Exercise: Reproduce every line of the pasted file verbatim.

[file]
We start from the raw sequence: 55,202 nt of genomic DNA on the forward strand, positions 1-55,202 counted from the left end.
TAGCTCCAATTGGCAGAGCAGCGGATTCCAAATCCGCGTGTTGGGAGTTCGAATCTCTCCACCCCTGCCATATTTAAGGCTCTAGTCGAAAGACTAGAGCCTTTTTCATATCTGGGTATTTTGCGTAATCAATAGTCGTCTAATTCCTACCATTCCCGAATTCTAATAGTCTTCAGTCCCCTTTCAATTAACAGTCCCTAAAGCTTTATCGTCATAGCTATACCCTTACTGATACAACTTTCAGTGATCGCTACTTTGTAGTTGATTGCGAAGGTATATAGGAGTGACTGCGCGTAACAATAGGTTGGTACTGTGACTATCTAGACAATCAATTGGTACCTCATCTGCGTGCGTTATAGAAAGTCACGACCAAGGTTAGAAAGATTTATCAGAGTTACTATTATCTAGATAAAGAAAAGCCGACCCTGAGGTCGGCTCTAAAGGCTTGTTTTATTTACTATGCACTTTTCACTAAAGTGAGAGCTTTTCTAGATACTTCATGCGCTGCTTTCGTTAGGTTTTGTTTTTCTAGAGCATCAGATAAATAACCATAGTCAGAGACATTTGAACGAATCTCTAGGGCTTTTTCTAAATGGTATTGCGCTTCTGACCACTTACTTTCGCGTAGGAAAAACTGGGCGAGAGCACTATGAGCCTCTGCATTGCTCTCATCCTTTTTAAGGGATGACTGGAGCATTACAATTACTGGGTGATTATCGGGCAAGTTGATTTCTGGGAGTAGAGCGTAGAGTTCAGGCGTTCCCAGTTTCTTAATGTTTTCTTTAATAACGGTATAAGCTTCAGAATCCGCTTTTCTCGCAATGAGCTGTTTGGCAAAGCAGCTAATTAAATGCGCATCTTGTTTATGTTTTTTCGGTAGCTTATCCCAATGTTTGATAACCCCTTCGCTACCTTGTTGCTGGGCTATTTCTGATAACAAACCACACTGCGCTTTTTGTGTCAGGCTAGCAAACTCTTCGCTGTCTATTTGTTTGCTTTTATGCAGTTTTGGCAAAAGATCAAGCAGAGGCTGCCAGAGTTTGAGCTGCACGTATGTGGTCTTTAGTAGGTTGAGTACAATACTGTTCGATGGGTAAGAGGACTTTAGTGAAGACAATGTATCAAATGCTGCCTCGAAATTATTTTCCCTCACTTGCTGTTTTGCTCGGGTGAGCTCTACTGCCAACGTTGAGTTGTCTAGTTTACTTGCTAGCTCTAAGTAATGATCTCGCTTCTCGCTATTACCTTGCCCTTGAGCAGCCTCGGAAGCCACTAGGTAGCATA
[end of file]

We start from the raw sequence: 55,202 nt of genomic DNA on the forward strand, positions 1-55,202 counted from the left end.
TAGCTCCAATTGGCAGAGCAGCGGATTCCAAATCCGCGTGTTGGGAGTTCGAATCTCTCCACCCCTGCCATATTTAAGGCTCTAGTCGAAAGACTAGAGCCTTTTTCATATCTGGGTATTTTGCGTAATCAATAGTCGTCTAATTCCTACCATTCCCGAATTCTAATAGTCTTCAGTCCCCTTTCAATTAACAGTCCCTAAAGCTTTATCGTCATAGCTATACCCTTACTGATACAACTTTCAGTGATCGCTACTTTGTAGTTGATTGCGAAGGTATATAGGAGTGACTGCGCGTAACAATAGGTTGGTACTGTGACTATCTAGACAATCAATTGGTACCTCATCTGCGTGCGTTATAGAAAGTCACGACCAAGGTTAGAAAGATTTATCAGAGTTACTATTATCTAGATAAAGAAAAGCCGACCCTGAGGTCGGCTCTAAAGGCTTGTTTTATTTACTATGCACTTTTCACTAAAGTGAGAGCTTTTCTAGATACTTCATGCGCTGCTTTCGTTAGGTTTTGTTTTTCTAGAGCATCAGATAAATAACCATAGTCAGAGACATTTGAACGAATCTCTAGGGCTTTTTCTAAATGGTATTGCGCTTCTGACCACTTACTTTCGCGTAGGAAAAACTGGGCGAGAGCACTATGAGCCTCTGCATTGCTCTCATCCTTTTTAAGGGATGACTGGAGCATTACAATTACTGGGTGATTATCGGGCAAGTTGATTTCTGGGAGTAGAGCGTAGAGTTCAGGCGTTCCCAGTTTCTTAATGTTTTCTTTAATAACGGTATAAGCTTCAGAATCCGCTTTTCTCGCAATGAGCTGTTTGGCAAAGCAGCTAATTAAATGCGCATCTTGTTTATGTTTTTTCGGTAGCTTATCCCAATGTTTGATAACCCCTTCGCTACCTTGTTGCTGGGCTATTTCTGATAACAAACCACACTGCGCTTTTTGTGTCAGGCTAGCAAACTCTTCGCTGTCTATTTGTTTGCTTTTATGCAGTTTTGGCAAAAGATCAAGCAGAGGCTGCCAGAGTTTGAGCTGCACGTATGTGGTCTTTAGTAGGTTGAGTACAATACTGTTCGATGGGTAAGAGGACTTTAGTGAAGACAATGTATCAAATGCTGCCTCGAAATTATTTTCCCTCACTTGCTGTTTTGCTCGGGTGAGCTCTACTGCCAACGTTGAGTTGTCTAGTTTACTTGCTAGCTCTAAGTAATGATCTCGCTTCTCGCTATTACCTTGCCCTTGAGCAGCCTCGGAAGCCACTAGGTAGCATA